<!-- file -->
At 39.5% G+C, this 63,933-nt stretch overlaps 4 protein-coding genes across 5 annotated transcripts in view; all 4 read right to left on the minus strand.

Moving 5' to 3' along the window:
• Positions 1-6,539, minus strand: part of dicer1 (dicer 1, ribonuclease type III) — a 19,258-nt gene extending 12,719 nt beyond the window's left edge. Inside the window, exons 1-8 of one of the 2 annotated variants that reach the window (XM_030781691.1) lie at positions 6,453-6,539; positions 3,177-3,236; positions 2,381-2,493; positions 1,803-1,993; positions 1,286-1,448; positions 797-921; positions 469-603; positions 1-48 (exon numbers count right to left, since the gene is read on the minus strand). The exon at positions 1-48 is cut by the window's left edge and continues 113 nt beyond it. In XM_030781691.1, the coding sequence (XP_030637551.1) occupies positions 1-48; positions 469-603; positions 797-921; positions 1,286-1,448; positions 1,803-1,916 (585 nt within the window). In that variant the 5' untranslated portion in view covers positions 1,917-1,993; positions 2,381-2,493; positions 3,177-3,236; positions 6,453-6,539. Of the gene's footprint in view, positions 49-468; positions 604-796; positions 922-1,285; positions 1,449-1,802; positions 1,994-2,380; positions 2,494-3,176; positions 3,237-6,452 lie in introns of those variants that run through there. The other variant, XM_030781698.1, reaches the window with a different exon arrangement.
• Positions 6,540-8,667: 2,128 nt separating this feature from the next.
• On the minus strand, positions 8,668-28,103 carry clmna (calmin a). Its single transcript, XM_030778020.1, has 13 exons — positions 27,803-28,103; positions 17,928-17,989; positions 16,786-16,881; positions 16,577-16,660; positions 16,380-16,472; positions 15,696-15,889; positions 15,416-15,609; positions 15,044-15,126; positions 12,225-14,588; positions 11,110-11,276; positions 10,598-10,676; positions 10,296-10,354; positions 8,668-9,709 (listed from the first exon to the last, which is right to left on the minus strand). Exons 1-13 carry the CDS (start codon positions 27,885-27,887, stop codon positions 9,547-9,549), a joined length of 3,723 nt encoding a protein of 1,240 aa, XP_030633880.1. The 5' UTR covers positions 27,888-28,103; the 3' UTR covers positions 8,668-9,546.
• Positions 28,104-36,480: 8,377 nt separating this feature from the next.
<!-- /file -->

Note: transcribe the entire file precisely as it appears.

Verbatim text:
At 39.5% G+C, this 63,933-nt stretch overlaps 4 protein-coding genes across 5 annotated transcripts in view; all 4 read right to left on the minus strand.

Moving 5' to 3' along the window:
• Positions 1-6,539, minus strand: part of dicer1 (dicer 1, ribonuclease type III) — a 19,258-nt gene extending 12,719 nt beyond the window's left edge. Inside the window, exons 1-8 of one of the 2 annotated variants that reach the window (XM_030781691.1) lie at positions 6,453-6,539; positions 3,177-3,236; positions 2,381-2,493; positions 1,803-1,993; positions 1,286-1,448; positions 797-921; positions 469-603; positions 1-48 (exon numbers count right to left, since the gene is read on the minus strand). The exon at positions 1-48 is cut by the window's left edge and continues 113 nt beyond it. In XM_030781691.1, the coding sequence (XP_030637551.1) occupies positions 1-48; positions 469-603; positions 797-921; positions 1,286-1,448; positions 1,803-1,916 (585 nt within the window). In that variant the 5' untranslated portion in view covers positions 1,917-1,993; positions 2,381-2,493; positions 3,177-3,236; positions 6,453-6,539. Of the gene's footprint in view, positions 49-468; positions 604-796; positions 922-1,285; positions 1,449-1,802; positions 1,994-2,380; positions 2,494-3,176; positions 3,237-6,452 lie in introns of those variants that run through there. The other variant, XM_030781698.1, reaches the window with a different exon arrangement.
• Positions 6,540-8,667: 2,128 nt separating this feature from the next.
• On the minus strand, positions 8,668-28,103 carry clmna (calmin a). Its single transcript, XM_030778020.1, has 13 exons — positions 27,803-28,103; positions 17,928-17,989; positions 16,786-16,881; positions 16,577-16,660; positions 16,380-16,472; positions 15,696-15,889; positions 15,416-15,609; positions 15,044-15,126; positions 12,225-14,588; positions 11,110-11,276; positions 10,598-10,676; positions 10,296-10,354; positions 8,668-9,709 (listed from the first exon to the last, which is right to left on the minus strand). Exons 1-13 carry the CDS (start codon positions 27,885-27,887, stop codon positions 9,547-9,549), a joined length of 3,723 nt encoding a protein of 1,240 aa, XP_030633880.1. The 5' UTR covers positions 27,888-28,103; the 3' UTR covers positions 8,668-9,546.
• Positions 28,104-36,480: 8,377 nt separating this feature from the next.